“Some said that for the price point on insurance, there wasn’t a point in running the business since they didn’t think we could turn a profit. We got approval and we connected with the Ice Fishing tourism sector. We reached out to a couple of chartered companies in North Bay and asked if they were doing long-term fishing excursions, and would they be open to pulling the sauna out onto the lake and having it beside their ice huts. It’s harder to do that with an electric stove, but as long as you have wood, you can use our sauna.”
From there, the duo spent a lot of time getting their messaging out on social media platforms, before building their website which has now been completed.
“We have a calendar on our website that will show you the dates that the sauna is available and once you book that date it blacks it out so that we don’t double book anyone,” says Ward.
“We also wanted to market toward that off-grid experience and that’s why we really wanted the wood stove in there, it avoids trying to find somewhere to plug into if you’re looking to bring the sauna out to a camp. So this year when you are planning your summer cottage or camping vacations, you know there is an option to have a portable sauna with you.”
The sauna is available to rent for $150 for the day plus a $50 local delivery fee, or $ 1.50 per kilometre delivery fee, outside of North Bay and Callander.
“Every rental comes with a bag of firewood. We come to your house, or wherever you want us to make the delivery, drop it off, set it up, and show you how it works. When you rent with us online, we send you a rental agreement that shows you all the liabilities, and how to use it as well. Once the rental is done, we pick it up, haul it back home, clean it out, and get it ready for the next delivery. If you don’t want to pay the delivery fee and you have the means to transport it, we just need to see proof of insurance before you take it, and you have to have it back by 11 a.m. the next day,” says Ward.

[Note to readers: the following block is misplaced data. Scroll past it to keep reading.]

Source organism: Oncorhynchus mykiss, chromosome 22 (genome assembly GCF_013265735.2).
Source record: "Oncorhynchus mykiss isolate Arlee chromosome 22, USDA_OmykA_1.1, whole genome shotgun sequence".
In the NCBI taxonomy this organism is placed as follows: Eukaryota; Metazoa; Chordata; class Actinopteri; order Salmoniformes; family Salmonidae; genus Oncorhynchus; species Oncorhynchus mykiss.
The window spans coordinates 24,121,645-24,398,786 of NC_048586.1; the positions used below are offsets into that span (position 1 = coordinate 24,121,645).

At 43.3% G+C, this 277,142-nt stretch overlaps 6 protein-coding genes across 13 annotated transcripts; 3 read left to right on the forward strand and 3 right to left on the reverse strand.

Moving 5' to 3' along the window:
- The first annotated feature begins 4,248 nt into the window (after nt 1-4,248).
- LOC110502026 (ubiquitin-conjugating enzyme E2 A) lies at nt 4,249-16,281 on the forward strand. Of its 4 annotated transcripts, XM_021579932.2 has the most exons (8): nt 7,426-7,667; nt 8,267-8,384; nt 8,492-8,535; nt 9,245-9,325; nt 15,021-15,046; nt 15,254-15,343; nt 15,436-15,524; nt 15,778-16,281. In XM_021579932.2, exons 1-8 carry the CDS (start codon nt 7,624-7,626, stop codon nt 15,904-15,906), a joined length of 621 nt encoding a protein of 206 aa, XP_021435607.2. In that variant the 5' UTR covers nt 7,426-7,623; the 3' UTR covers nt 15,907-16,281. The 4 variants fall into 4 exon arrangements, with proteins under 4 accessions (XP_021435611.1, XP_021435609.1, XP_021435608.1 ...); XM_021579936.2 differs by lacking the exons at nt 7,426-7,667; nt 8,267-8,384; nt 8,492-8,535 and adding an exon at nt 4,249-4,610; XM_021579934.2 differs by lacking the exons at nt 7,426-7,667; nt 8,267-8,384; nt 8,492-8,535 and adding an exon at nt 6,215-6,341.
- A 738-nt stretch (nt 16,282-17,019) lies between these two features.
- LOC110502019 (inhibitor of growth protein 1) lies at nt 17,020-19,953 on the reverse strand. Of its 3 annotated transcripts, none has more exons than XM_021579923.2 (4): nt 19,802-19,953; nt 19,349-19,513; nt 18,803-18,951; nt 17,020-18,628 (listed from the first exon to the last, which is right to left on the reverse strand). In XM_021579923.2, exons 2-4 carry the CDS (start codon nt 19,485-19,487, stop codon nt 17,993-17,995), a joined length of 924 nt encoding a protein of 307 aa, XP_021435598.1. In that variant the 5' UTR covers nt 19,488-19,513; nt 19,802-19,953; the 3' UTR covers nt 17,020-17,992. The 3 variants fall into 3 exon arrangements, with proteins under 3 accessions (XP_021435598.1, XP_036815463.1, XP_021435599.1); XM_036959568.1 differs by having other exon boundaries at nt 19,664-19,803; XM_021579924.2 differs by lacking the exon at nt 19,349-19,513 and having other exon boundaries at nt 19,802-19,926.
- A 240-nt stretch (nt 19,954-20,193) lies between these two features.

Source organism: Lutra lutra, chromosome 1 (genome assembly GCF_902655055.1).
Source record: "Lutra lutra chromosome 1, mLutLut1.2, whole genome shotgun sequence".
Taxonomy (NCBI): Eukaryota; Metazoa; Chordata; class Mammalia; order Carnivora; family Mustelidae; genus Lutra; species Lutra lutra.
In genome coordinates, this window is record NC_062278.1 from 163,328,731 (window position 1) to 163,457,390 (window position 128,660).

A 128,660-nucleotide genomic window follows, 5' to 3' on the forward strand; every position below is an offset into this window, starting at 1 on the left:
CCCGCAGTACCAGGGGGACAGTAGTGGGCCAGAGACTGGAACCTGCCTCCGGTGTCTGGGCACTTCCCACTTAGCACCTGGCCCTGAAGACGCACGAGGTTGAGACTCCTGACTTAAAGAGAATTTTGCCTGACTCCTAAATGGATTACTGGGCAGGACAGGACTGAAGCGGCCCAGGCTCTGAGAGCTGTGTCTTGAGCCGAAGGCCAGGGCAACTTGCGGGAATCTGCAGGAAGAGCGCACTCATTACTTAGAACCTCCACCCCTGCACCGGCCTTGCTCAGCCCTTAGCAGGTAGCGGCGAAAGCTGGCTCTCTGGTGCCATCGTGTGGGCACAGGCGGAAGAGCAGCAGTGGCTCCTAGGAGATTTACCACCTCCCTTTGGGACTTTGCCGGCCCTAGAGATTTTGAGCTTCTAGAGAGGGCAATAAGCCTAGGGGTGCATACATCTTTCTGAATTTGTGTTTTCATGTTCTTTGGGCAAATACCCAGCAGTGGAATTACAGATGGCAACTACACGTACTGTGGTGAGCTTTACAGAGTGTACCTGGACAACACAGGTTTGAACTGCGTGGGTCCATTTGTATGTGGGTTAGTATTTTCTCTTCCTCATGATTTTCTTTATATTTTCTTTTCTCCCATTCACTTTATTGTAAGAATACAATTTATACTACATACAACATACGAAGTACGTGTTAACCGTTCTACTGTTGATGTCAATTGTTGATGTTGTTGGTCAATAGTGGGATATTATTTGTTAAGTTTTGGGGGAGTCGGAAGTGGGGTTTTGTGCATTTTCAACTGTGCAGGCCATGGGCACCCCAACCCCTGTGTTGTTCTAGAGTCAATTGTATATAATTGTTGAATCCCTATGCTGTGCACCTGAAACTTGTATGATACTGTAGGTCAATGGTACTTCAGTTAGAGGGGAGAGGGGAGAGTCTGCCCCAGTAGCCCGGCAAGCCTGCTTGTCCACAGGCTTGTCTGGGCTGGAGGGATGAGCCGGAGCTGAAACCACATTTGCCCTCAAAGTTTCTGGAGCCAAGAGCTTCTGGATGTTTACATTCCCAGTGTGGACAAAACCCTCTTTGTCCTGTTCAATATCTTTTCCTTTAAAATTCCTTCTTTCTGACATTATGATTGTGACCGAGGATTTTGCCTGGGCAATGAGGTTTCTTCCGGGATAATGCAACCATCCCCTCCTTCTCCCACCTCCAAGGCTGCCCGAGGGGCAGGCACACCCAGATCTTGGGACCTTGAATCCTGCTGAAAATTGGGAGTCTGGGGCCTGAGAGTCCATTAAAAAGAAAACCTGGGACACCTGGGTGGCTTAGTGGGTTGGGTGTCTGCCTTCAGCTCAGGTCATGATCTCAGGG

Both Frost and Ward work full-time jobs outside of this business and Russ says they had support for this business venture right from the start.
“There was a lot of support around the board when we told family and friends about the idea. There was a lot of enthusiasm for us to bring something like this to North Bay. It’s a unique idea that we didn't have here before. There’s also a lot of health benefits and that seems to be driving some of that enthusiasm we’re seeing as well,” says Frost.
Ward adds, “When you’re starting a business there is always some reluctance where you’re not always sure about how much money you want to sink into something like this because it is a risk. But it has been paying off and people are coming back as repeat customers and we’re actually running into issues where we are getting multiple requests for the same day.”
Ward says that is a good problem to have as he says, “It’s never a bad thing knowing that you are too much in demand, and we are considering options such as getting a second sauna.”
“Looking ahead, we think summer might be a challenge. It’s an easy sell in the winter because it’s cold outside and so you have people who naturally want to be warm, but we’re hoping to tap into that cottage and camping market during the summer months when people will be by the lake and want that sauna/lake experience.”